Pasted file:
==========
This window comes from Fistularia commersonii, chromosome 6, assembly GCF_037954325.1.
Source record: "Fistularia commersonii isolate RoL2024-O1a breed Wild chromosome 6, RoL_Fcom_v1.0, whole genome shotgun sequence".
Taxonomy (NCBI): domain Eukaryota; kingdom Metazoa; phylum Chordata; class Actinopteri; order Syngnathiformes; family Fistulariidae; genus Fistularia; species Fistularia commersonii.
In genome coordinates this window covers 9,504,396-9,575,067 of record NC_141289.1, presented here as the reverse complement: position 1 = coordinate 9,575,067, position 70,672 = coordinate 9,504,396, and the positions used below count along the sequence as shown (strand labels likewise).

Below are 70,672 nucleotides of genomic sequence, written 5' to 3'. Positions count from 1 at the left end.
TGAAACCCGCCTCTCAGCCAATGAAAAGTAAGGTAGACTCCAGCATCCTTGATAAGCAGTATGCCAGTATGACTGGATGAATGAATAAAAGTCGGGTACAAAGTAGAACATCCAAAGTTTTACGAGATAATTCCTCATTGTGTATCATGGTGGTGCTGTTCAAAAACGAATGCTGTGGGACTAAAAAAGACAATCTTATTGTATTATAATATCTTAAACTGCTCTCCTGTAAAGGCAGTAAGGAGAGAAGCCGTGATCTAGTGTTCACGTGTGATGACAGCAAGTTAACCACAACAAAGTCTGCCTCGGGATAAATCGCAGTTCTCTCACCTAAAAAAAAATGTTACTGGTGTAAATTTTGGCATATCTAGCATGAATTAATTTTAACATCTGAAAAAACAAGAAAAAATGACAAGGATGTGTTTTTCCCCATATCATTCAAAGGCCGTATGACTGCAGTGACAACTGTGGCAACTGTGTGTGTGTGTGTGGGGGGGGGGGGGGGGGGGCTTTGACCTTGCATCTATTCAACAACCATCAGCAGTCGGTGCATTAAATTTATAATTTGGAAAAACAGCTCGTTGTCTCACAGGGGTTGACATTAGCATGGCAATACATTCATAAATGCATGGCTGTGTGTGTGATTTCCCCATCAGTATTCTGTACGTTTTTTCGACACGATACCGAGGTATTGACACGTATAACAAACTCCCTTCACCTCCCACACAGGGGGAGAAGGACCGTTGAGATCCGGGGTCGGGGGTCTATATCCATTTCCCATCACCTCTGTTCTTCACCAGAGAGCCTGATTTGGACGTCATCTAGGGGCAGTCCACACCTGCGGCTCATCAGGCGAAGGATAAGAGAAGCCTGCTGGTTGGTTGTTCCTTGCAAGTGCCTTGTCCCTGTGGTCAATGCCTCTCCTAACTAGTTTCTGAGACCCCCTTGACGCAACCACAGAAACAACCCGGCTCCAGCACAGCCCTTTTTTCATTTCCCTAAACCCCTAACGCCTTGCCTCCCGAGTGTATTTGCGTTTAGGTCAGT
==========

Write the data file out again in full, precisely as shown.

This window comes from Fistularia commersonii, chromosome 6, assembly GCF_037954325.1.
Source record: "Fistularia commersonii isolate RoL2024-O1a breed Wild chromosome 6, RoL_Fcom_v1.0, whole genome shotgun sequence".
Taxonomy (NCBI): domain Eukaryota; kingdom Metazoa; phylum Chordata; class Actinopteri; order Syngnathiformes; family Fistulariidae; genus Fistularia; species Fistularia commersonii.
In genome coordinates this window covers 9,504,396-9,575,067 of record NC_141289.1, presented here as the reverse complement: position 1 = coordinate 9,575,067, position 70,672 = coordinate 9,504,396, and the positions used below count along the sequence as shown (strand labels likewise).

Below are 70,672 nucleotides of genomic sequence, written 5' to 3'. Positions count from 1 at the left end.
TGAAACCCGCCTCTCAGCCAATGAAAAGTAAGGTAGACTCCAGCATCCTTGATAAGCAGTATGCCAGTATGACTGGATGAATGAATAAAAGTCGGGTACAAAGTAGAACATCCAAAGTTTTACGAGATAATTCCTCATTGTGTATCATGGTGGTGCTGTTCAAAAACGAATGCTGTGGGACTAAAAAAGACAATCTTATTGTATTATAATATCTTAAACTGCTCTCCTGTAAAGGCAGTAAGGAGAGAAGCCGTGATCTAGTGTTCACGTGTGATGACAGCAAGTTAACCACAACAAAGTCTGCCTCGGGATAAATCGCAGTTCTCTCACCTAAAAAAAAATGTTACTGGTGTAAATTTTGGCATATCTAGCATGAATTAATTTTAACATCTGAAAAAACAAGAAAAAATGACAAGGATGTGTTTTTCCCCATATCATTCAAAGGCCGTATGACTGCAGTGACAACTGTGGCAACTGTGTGTGTGTGTGTGGGGGGGGGGGGGGGGGGGCTTTGACCTTGCATCTATTCAACAACCATCAGCAGTCGGTGCATTAAATTTATAATTTGGAAAAACAGCTCGTTGTCTCACAGGGGTTGACATTAGCATGGCAATACATTCATAAATGCATGGCTGTGTGTGTGATTTCCCCATCAGTATTCTGTACGTTTTTTCGACACGATACCGAGGTATTGACACGTATAACAAACTCCCTTCACCTCCCACACAGGGGGAGAAGGACCGTTGAGATCCGGGGTCGGGGGTCTATATCCATTTCCCATCACCTCTGTTCTTCACCAGAGAGCCTGATTTGGACGTCATCTAGGGGCAGTCCACACCTGCGGCTCATCAGGCGAAGGATAAGAGAAGCCTGCTGGTTGGTTGTTCCTTGCAAGTGCCTTGTCCCTGTGGTCAATGCCTCTCCTAACTAGTTTCTGAGACCCCCTTGACGCAACCACAGAAACAACCCGGCTCCAGCACAGCCCTTTTTTCATTTCCCTAAACCCCTAACGCCTTGCCTCCCGAGTGTATTTGCGTTTAGGTCAGT